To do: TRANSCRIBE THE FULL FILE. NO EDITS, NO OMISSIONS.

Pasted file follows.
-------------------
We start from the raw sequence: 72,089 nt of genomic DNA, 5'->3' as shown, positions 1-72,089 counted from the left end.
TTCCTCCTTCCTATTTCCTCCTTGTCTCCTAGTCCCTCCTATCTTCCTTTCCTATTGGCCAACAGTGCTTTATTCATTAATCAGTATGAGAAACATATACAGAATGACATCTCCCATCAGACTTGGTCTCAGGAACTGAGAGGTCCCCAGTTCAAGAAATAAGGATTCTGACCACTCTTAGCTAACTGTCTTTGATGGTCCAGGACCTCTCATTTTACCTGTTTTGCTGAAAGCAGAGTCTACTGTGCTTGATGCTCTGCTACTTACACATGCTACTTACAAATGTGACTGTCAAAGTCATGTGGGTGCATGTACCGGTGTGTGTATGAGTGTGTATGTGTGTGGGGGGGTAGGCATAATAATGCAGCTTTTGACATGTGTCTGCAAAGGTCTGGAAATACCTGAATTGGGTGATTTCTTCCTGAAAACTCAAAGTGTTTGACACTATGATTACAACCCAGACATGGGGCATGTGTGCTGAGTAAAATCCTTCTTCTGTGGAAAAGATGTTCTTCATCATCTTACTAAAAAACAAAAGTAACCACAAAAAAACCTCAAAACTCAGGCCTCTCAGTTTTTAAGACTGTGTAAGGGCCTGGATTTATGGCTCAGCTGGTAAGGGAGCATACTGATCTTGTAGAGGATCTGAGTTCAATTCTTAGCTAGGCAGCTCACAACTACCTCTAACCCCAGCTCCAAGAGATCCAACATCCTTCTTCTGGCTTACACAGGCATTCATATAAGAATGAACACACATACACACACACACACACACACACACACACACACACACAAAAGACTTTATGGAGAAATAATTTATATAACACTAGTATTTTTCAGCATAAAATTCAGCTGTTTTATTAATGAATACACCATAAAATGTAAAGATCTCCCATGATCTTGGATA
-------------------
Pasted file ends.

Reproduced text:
We start from the raw sequence: 72,089 nt of genomic DNA, 5'->3' as shown, positions 1-72,089 counted from the left end.
TTCCTCCTTCCTATTTCCTCCTTGTCTCCTAGTCCCTCCTATCTTCCTTTCCTATTGGCCAACAGTGCTTTATTCATTAATCAGTATGAGAAACATATACAGAATGACATCTCCCATCAGACTTGGTCTCAGGAACTGAGAGGTCCCCAGTTCAAGAAATAAGGATTCTGACCACTCTTAGCTAACTGTCTTTGATGGTCCAGGACCTCTCATTTTACCTGTTTTGCTGAAAGCAGAGTCTACTGTGCTTGATGCTCTGCTACTTACACATGCTACTTACAAATGTGACTGTCAAAGTCATGTGGGTGCATGTACCGGTGTGTGTATGAGTGTGTATGTGTGTGGGGGGGTAGGCATAATAATGCAGCTTTTGACATGTGTCTGCAAAGGTCTGGAAATACCTGAATTGGGTGATTTCTTCCTGAAAACTCAAAGTGTTTGACACTATGATTACAACCCAGACATGGGGCATGTGTGCTGAGTAAAATCCTTCTTCTGTGGAAAAGATGTTCTTCATCATCTTACTAAAAAACAAAAGTAACCACAAAAAAACCTCAAAACTCAGGCCTCTCAGTTTTTAAGACTGTGTAAGGGCCTGGATTTATGGCTCAGCTGGTAAGGGAGCATACTGATCTTGTAGAGGATCTGAGTTCAATTCTTAGCTAGGCAGCTCACAACTACCTCTAACCCCAGCTCCAAGAGATCCAACATCCTTCTTCTGGCTTACACAGGCATTCATATAAGAATGAACACACATACACACACACACACACACACACACACACACACACACAAAAGACTTTATGGAGAAATAATTTATATAACACTAGTATTTTTCAGCATAAAATTCAGCTGTTTTATTAATGAATACACCATAAAATGTAAAGATCTCCCATGATCTTGGATA